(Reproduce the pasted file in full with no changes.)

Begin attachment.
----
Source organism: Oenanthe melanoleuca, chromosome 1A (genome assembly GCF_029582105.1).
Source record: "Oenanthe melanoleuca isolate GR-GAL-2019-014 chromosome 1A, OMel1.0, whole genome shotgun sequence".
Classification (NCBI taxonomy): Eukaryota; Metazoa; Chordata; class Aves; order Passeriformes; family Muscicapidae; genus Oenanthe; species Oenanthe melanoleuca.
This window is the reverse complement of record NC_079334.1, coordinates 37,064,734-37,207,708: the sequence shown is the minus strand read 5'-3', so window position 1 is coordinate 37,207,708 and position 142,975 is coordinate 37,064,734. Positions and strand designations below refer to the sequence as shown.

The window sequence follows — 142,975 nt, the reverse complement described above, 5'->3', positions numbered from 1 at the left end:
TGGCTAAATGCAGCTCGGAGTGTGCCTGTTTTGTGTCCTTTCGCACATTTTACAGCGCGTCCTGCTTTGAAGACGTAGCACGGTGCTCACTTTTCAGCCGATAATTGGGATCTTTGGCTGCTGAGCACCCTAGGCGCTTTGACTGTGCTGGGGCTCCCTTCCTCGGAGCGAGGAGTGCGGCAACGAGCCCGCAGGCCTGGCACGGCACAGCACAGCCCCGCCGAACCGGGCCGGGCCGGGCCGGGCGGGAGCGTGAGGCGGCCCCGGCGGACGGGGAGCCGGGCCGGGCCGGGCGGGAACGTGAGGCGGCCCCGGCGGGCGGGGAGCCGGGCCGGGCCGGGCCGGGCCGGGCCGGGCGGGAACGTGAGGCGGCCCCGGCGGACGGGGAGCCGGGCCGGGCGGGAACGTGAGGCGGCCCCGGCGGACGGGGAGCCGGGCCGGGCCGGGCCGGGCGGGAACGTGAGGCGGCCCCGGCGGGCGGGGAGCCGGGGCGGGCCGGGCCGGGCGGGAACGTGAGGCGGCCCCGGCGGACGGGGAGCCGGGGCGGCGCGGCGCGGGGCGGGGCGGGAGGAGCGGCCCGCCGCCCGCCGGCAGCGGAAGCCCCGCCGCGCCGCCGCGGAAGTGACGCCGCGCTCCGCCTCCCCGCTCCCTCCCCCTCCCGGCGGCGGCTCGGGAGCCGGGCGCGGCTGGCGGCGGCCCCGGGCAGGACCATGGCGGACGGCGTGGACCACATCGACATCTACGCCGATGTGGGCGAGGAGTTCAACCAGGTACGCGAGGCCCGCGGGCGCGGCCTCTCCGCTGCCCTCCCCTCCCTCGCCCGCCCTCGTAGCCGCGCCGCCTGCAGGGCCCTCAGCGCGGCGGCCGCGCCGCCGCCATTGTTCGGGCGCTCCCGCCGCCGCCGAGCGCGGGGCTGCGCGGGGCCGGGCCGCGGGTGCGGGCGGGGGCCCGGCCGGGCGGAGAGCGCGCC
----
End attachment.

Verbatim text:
Source organism: Oenanthe melanoleuca, chromosome 1A (genome assembly GCF_029582105.1).
Source record: "Oenanthe melanoleuca isolate GR-GAL-2019-014 chromosome 1A, OMel1.0, whole genome shotgun sequence".
Classification (NCBI taxonomy): Eukaryota; Metazoa; Chordata; class Aves; order Passeriformes; family Muscicapidae; genus Oenanthe; species Oenanthe melanoleuca.
This window is the reverse complement of record NC_079334.1, coordinates 37,064,734-37,207,708: the sequence shown is the minus strand read 5'-3', so window position 1 is coordinate 37,207,708 and position 142,975 is coordinate 37,064,734. Positions and strand designations below refer to the sequence as shown.

The window sequence follows — 142,975 nt, the reverse complement described above, 5'->3', positions numbered from 1 at the left end:
TGGCTAAATGCAGCTCGGAGTGTGCCTGTTTTGTGTCCTTTCGCACATTTTACAGCGCGTCCTGCTTTGAAGACGTAGCACGGTGCTCACTTTTCAGCCGATAATTGGGATCTTTGGCTGCTGAGCACCCTAGGCGCTTTGACTGTGCTGGGGCTCCCTTCCTCGGAGCGAGGAGTGCGGCAACGAGCCCGCAGGCCTGGCACGGCACAGCACAGCCCCGCCGAACCGGGCCGGGCCGGGCCGGGCGGGAGCGTGAGGCGGCCCCGGCGGACGGGGAGCCGGGCCGGGCCGGGCGGGAACGTGAGGCGGCCCCGGCGGGCGGGGAGCCGGGCCGGGCCGGGCCGGGCCGGGCCGGGCGGGAACGTGAGGCGGCCCCGGCGGACGGGGAGCCGGGCCGGGCGGGAACGTGAGGCGGCCCCGGCGGACGGGGAGCCGGGCCGGGCCGGGCCGGGCGGGAACGTGAGGCGGCCCCGGCGGGCGGGGAGCCGGGGCGGGCCGGGCCGGGCGGGAACGTGAGGCGGCCCCGGCGGACGGGGAGCCGGGGCGGCGCGGCGCGGGGCGGGGCGGGAGGAGCGGCCCGCCGCCCGCCGGCAGCGGAAGCCCCGCCGCGCCGCCGCGGAAGTGACGCCGCGCTCCGCCTCCCCGCTCCCTCCCCCTCCCGGCGGCGGCTCGGGAGCCGGGCGCGGCTGGCGGCGGCCCCGGGCAGGACCATGGCGGACGGCGTGGACCACATCGACATCTACGCCGATGTGGGCGAGGAGTTCAACCAGGTACGCGAGGCCCGCGGGCGCGGCCTCTCCGCTGCCCTCCCCTCCCTCGCCCGCCCTCGTAGCCGCGCCGCCTGCAGGGCCCTCAGCGCGGCGGCCGCGCCGCCGCCATTGTTCGGGCGCTCCCGCCGCCGCCGAGCGCGGGGCTGCGCGGGGCCGGGCCGCGGGTGCGGGCGGGGGCCCGGCCGGGCGGAGAGCGCGCC